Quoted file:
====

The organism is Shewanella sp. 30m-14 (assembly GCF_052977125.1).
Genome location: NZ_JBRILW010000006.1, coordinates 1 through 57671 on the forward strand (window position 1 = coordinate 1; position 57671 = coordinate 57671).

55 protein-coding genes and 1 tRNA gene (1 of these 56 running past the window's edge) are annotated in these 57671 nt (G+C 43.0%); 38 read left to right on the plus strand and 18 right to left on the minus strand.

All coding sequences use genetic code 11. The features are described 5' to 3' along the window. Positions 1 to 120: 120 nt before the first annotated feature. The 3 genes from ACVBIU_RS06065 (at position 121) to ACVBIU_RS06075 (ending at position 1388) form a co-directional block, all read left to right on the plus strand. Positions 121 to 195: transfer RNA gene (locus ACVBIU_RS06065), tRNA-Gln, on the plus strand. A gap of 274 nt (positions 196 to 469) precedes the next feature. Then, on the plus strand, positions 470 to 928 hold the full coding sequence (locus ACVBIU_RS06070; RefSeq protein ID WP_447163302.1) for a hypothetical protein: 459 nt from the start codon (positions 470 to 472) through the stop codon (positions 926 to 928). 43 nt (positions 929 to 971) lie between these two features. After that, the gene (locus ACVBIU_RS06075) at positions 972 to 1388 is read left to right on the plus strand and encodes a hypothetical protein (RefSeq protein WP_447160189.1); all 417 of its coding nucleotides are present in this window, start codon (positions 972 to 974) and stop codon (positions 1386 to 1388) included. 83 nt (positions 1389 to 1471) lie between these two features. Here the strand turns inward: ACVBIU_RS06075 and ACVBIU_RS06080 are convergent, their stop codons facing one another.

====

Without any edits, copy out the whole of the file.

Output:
The organism is Shewanella sp. 30m-14 (assembly GCF_052977125.1).
Genome location: NZ_JBRILW010000006.1, coordinates 1 through 57671 on the forward strand (window position 1 = coordinate 1; position 57671 = coordinate 57671).

55 protein-coding genes and 1 tRNA gene (1 of these 56 running past the window's edge) are annotated in these 57671 nt (G+C 43.0%); 38 read left to right on the plus strand and 18 right to left on the minus strand.

All coding sequences use genetic code 11. The features are described 5' to 3' along the window. Positions 1 to 120: 120 nt before the first annotated feature. The 3 genes from ACVBIU_RS06065 (at position 121) to ACVBIU_RS06075 (ending at position 1388) form a co-directional block, all read left to right on the plus strand. Positions 121 to 195: transfer RNA gene (locus ACVBIU_RS06065), tRNA-Gln, on the plus strand. A gap of 274 nt (positions 196 to 469) precedes the next feature. Then, on the plus strand, positions 470 to 928 hold the full coding sequence (locus ACVBIU_RS06070; RefSeq protein ID WP_447163302.1) for a hypothetical protein: 459 nt from the start codon (positions 470 to 472) through the stop codon (positions 926 to 928). 43 nt (positions 929 to 971) lie between these two features. After that, the gene (locus ACVBIU_RS06075) at positions 972 to 1388 is read left to right on the plus strand and encodes a hypothetical protein (RefSeq protein WP_447160189.1); all 417 of its coding nucleotides are present in this window, start codon (positions 972 to 974) and stop codon (positions 1386 to 1388) included. 83 nt (positions 1389 to 1471) lie between these two features. Here the strand turns inward: ACVBIU_RS06075 and ACVBIU_RS06080 are convergent, their stop codons facing one another.